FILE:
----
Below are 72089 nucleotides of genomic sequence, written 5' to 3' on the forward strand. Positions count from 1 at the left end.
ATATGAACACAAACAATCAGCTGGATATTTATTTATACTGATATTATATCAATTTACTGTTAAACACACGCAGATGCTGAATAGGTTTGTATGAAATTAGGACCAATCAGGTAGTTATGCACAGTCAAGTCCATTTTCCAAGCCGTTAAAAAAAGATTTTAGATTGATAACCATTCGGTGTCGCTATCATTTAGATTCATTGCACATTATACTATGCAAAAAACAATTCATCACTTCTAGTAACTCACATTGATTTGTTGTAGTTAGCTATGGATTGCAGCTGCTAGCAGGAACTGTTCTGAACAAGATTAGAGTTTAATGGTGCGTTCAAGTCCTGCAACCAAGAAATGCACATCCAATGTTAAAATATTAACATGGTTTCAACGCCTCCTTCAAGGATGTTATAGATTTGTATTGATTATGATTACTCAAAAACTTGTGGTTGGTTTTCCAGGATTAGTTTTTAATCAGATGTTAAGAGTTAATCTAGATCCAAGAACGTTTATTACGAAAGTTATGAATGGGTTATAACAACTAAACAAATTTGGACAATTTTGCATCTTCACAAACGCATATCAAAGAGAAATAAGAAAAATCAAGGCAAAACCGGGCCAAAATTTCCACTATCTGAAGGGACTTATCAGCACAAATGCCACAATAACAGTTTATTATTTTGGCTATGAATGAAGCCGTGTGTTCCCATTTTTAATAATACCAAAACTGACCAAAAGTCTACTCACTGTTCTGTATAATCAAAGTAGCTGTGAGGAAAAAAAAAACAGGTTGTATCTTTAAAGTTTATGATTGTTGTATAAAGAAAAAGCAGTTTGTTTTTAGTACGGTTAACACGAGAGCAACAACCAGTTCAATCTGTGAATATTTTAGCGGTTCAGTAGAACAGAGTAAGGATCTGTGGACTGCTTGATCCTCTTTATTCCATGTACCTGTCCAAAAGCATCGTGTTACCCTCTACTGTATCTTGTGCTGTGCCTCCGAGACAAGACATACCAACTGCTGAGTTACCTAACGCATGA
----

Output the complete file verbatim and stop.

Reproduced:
Below are 72089 nucleotides of genomic sequence, written 5' to 3' on the forward strand. Positions count from 1 at the left end.
ATATGAACACAAACAATCAGCTGGATATTTATTTATACTGATATTATATCAATTTACTGTTAAACACACGCAGATGCTGAATAGGTTTGTATGAAATTAGGACCAATCAGGTAGTTATGCACAGTCAAGTCCATTTTCCAAGCCGTTAAAAAAAGATTTTAGATTGATAACCATTCGGTGTCGCTATCATTTAGATTCATTGCACATTATACTATGCAAAAAACAATTCATCACTTCTAGTAACTCACATTGATTTGTTGTAGTTAGCTATGGATTGCAGCTGCTAGCAGGAACTGTTCTGAACAAGATTAGAGTTTAATGGTGCGTTCAAGTCCTGCAACCAAGAAATGCACATCCAATGTTAAAATATTAACATGGTTTCAACGCCTCCTTCAAGGATGTTATAGATTTGTATTGATTATGATTACTCAAAAACTTGTGGTTGGTTTTCCAGGATTAGTTTTTAATCAGATGTTAAGAGTTAATCTAGATCCAAGAACGTTTATTACGAAAGTTATGAATGGGTTATAACAACTAAACAAATTTGGACAATTTTGCATCTTCACAAACGCATATCAAAGAGAAATAAGAAAAATCAAGGCAAAACCGGGCCAAAATTTCCACTATCTGAAGGGACTTATCAGCACAAATGCCACAATAACAGTTTATTATTTTGGCTATGAATGAAGCCGTGTGTTCCCATTTTTAATAATACCAAAACTGACCAAAAGTCTACTCACTGTTCTGTATAATCAAAGTAGCTGTGAGGAAAAAAAAAACAGGTTGTATCTTTAAAGTTTATGATTGTTGTATAAAGAAAAAGCAGTTTGTTTTTAGTACGGTTAACACGAGAGCAACAACCAGTTCAATCTGTGAATATTTTAGCGGTTCAGTAGAACAGAGTAAGGATCTGTGGACTGCTTGATCCTCTTTATTCCATGTACCTGTCCAAAAGCATCGTGTTACCCTCTACTGTATCTTGTGCTGTGCCTCCGAGACAAGACATACCAACTGCTGAGTTACCTAACGCATGA